So, after some time I am able to appreciate more the value of Giuseppe's post in this thread. Sorry about that Giuseppe. Sometimes I need more time and perspective to see the error of my ways.

Kind Regards,


pauldzummo Fri, 10/01/2010 - 18:50
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I appreciate the hard work you and others put in your responses and thank  you for the background and references.  I did not  know at one time it was a default setting on the sender.  From what I've read thus far, the only default loop prevention mechanism on a sender is split horizon.  I guess that's another book I'll have to read.

By the way, this was my first post in this forum and in no way was I trying to challenge or discredit anybody else's response, nor am I trying to be argumentative.  I was trying to offer an answer and did not realize the thread was so old.  So my apologies to all if my post came across wrong.  I do a lot of research and deep dive into a lot of subjects.  That's how I stumbled across this thread initially. I also use references often so people have the resource and don't have to go on my word.

I appreciate the discussion because it's making me think and ultimately have a better understanding.  If this is bothersome for any of you, please let me know and I won't reply again, ending the discussion.  When I said that the initial question wasn't answered, I interpreted your responses as a reason it has stayed on the receiver, but not the reason it was implemented that way in code initially (hence the BGP1 RFC reference from 1989).  The reason it was implemented that way was because of processing, since ASPATH's had to be inspected on the ingress, creating another process to inspect at egress was looked at as processing overhead.  I will try to get you a reference once I can find it, I honestly did not make it up, but often times it's hard to remember where you actually read it.

One thing to note is that ASPATH inspection actually does take place before the BGP decision process.  According to the RFC I quoted and Cisco's documentation, before any metrics are compared, routes are first verified for validity.  Some paths are not considered as candidates for best path, with the ASPATH inspection taking place on the third step.  I put the link below with a snapshot of the portion pertinent to this subject.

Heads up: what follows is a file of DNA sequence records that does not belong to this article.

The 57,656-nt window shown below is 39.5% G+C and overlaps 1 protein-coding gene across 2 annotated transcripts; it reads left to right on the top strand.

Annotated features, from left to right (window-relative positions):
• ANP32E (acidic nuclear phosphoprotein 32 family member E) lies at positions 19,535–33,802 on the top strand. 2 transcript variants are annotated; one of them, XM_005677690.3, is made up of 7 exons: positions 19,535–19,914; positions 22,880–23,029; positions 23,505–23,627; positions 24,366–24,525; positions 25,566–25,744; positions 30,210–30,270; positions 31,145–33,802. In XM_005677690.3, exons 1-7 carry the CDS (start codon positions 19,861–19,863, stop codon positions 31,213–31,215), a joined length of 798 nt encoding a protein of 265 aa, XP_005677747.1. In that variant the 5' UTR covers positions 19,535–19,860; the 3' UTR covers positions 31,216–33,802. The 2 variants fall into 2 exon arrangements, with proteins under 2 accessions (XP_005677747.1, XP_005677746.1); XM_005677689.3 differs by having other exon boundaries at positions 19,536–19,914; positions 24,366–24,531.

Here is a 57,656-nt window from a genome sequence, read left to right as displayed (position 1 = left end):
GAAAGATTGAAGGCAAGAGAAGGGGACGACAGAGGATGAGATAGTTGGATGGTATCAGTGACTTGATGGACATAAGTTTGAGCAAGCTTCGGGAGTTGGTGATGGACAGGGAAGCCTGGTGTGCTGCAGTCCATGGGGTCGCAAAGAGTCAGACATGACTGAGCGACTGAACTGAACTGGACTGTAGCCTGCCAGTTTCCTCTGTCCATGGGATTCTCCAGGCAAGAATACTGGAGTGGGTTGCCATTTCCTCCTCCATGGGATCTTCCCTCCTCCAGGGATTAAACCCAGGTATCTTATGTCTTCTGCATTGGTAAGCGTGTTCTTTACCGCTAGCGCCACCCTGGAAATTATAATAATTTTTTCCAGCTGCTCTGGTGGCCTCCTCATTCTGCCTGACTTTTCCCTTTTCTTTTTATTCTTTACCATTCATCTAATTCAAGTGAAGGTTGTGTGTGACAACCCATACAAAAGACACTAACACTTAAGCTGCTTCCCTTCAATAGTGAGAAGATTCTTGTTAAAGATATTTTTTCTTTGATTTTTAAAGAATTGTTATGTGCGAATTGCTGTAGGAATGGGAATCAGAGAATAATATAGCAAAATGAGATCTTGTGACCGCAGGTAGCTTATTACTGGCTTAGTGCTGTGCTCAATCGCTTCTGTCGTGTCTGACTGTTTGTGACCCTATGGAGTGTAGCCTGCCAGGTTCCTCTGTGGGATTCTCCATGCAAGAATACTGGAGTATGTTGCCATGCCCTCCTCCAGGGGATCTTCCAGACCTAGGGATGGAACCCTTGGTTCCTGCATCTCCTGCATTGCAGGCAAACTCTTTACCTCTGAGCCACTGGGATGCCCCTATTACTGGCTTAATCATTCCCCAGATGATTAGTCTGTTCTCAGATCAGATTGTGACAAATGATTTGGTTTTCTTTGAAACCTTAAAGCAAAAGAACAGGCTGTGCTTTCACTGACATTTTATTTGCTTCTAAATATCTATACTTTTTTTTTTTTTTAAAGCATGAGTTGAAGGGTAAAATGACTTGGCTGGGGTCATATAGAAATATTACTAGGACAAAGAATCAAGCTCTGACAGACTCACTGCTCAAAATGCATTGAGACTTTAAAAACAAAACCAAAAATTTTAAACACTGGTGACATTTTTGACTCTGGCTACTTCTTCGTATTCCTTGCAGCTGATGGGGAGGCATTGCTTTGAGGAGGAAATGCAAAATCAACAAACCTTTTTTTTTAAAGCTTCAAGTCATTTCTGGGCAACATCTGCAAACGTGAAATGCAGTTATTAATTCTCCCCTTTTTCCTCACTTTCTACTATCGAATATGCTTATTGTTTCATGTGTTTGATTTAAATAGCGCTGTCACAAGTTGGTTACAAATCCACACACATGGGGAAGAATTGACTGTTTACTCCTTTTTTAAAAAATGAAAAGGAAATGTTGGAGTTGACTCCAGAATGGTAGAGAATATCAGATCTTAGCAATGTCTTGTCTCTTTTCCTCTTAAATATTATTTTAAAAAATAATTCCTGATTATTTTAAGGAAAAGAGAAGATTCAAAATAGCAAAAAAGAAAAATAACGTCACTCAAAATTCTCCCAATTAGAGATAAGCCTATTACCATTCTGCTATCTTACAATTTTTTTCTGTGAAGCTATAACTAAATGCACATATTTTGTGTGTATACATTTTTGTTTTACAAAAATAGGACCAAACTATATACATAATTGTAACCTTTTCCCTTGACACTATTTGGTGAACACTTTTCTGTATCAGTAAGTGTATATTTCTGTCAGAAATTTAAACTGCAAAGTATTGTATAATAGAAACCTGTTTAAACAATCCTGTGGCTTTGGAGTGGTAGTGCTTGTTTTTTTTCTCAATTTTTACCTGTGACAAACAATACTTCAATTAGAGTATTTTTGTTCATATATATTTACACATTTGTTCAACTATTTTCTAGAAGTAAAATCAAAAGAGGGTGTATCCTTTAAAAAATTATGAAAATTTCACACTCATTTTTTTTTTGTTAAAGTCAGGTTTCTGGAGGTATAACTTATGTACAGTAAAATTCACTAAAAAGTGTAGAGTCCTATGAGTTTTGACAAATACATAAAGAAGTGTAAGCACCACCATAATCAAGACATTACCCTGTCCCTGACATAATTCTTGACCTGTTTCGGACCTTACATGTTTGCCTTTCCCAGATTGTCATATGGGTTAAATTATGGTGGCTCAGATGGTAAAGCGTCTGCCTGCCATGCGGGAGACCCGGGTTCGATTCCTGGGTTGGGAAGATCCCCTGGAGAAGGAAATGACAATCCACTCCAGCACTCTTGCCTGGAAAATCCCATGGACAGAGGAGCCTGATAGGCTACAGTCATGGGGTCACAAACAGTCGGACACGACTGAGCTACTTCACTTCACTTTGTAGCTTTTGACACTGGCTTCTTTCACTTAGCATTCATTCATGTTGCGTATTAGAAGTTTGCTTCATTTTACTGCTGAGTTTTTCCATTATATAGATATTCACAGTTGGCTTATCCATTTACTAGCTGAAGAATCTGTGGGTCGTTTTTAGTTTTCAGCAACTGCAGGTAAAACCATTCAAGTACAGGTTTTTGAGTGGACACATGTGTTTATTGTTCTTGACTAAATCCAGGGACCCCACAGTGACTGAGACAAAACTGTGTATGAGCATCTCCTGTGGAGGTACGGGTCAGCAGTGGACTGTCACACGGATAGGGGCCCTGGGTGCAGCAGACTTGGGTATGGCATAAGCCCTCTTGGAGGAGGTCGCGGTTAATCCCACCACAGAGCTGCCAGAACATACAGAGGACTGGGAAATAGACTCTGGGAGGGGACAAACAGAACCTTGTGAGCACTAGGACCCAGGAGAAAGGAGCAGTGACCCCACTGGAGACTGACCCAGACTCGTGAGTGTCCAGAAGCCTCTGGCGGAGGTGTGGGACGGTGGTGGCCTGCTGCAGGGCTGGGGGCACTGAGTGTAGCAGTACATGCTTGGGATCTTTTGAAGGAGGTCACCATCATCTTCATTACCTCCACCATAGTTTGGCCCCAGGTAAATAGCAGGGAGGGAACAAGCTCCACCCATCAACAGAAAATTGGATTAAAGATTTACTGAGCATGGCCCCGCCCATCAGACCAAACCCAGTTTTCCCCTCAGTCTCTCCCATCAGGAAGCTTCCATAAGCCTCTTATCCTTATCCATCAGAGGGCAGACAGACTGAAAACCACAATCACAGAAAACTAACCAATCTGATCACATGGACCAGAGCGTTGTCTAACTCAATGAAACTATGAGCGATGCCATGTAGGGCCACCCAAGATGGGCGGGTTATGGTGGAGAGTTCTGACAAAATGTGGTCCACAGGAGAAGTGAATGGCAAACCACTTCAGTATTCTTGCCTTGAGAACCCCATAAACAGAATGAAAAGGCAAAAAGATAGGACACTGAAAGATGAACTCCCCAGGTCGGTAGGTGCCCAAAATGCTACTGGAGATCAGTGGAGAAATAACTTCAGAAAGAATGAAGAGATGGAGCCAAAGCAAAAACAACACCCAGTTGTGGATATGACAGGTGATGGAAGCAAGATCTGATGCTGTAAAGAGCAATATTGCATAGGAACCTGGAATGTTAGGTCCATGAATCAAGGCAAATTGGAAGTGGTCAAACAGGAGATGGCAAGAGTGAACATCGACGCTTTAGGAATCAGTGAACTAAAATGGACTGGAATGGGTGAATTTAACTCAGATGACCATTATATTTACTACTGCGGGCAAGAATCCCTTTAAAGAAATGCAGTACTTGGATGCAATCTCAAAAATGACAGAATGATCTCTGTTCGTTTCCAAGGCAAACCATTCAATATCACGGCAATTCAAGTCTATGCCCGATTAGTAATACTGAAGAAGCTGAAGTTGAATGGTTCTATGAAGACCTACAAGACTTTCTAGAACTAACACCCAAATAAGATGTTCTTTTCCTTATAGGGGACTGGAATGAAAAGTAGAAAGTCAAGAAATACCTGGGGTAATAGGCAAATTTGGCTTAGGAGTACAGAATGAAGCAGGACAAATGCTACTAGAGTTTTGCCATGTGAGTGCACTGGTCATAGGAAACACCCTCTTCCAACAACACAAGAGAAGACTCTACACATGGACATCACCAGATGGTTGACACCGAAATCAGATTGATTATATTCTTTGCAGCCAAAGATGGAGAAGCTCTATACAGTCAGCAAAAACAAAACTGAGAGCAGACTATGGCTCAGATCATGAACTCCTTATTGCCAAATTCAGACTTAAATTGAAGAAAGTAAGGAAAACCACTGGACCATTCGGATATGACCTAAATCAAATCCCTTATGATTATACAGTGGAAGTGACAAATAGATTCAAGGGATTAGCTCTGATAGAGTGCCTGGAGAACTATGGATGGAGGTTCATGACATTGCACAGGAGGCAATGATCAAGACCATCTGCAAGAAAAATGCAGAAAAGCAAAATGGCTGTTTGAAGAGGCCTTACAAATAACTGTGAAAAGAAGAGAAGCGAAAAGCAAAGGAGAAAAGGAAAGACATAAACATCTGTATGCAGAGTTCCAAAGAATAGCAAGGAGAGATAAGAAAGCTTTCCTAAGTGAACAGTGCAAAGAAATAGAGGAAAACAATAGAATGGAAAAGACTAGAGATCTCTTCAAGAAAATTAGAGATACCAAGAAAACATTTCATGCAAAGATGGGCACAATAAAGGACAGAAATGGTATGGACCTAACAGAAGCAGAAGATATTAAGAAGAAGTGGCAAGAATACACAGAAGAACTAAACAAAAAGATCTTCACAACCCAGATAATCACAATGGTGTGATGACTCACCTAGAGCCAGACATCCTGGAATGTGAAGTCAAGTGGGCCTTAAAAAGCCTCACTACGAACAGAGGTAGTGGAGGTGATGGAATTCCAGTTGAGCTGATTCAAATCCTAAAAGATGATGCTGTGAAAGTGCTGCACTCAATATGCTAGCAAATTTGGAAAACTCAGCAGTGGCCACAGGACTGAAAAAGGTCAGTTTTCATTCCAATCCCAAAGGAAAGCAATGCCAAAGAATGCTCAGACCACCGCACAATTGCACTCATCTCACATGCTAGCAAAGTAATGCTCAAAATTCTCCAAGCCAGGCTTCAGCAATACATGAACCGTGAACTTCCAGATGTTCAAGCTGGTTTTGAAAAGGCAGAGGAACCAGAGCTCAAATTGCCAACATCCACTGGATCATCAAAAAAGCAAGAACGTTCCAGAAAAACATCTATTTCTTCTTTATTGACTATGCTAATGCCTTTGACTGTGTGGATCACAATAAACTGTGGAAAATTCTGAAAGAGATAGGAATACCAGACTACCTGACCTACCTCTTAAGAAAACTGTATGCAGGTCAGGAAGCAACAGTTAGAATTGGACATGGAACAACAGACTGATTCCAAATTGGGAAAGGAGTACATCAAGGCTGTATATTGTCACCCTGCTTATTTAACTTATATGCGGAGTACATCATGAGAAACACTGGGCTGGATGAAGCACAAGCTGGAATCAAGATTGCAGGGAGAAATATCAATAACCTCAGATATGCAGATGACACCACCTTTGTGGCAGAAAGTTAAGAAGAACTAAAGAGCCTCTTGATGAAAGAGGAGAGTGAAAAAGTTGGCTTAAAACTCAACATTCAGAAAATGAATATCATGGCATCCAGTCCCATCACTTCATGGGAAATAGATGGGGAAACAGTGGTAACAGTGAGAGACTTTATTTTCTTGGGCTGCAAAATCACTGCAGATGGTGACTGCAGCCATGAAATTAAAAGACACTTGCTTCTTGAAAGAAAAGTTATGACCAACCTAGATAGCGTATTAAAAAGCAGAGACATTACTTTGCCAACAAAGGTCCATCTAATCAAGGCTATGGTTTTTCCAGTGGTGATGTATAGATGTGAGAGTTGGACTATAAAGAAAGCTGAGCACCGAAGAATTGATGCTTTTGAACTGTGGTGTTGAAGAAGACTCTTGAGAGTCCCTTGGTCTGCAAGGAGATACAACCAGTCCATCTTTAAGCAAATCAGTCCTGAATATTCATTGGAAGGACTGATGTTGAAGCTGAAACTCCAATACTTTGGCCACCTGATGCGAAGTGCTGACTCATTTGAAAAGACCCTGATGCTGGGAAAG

Assume that all paths that a router receives for a particular prefix       are arranged in a list. The list is similar to the output of the       show ip bgp longer-prefixes command. In this case, some paths are not considered as candidates for the best       path. Such paths typically do not have the valid flag in the output of the show ip bgp longer-prefixes command. Routers ignore paths in these circumstances:

  • Paths that are marked as not           synchronized in the show ip bgp           longer-prefixes output

  • Paths for which the NEXT_HOP is inaccessible

  • Paths from an external BGP (eBGP) neighbor if the local autonomous           system (AS) appears in the AS_PATH

    Such paths are denied upon ingress into the router and are not even           installed in the BGP Routing Information Base (RIB). The same applies to any           path that is denied by a routing policy that is implemented via access, prefix,           AS_PATH, or community lists, unless you have configured           soft-reconfiguration inbound for the           neighbor.

  • If you enabled bgp enforce-first-as and           the UPDATE does not contain the AS of the neighbor as the first AS number in           the AS_SEQUENCE

    In this case, the router sends a notification and closes the           session.

  • Paths that are marked as           (received-only) in the show ip bgp           longer-prefixes output

    The policy has rejected these paths. However, the router has stored           the paths because you have configured soft-reconfiguration           inbound for the neighbor that sends the           path.


marikakis Sat, 10/02/2010 - 01:26
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Hi Paul,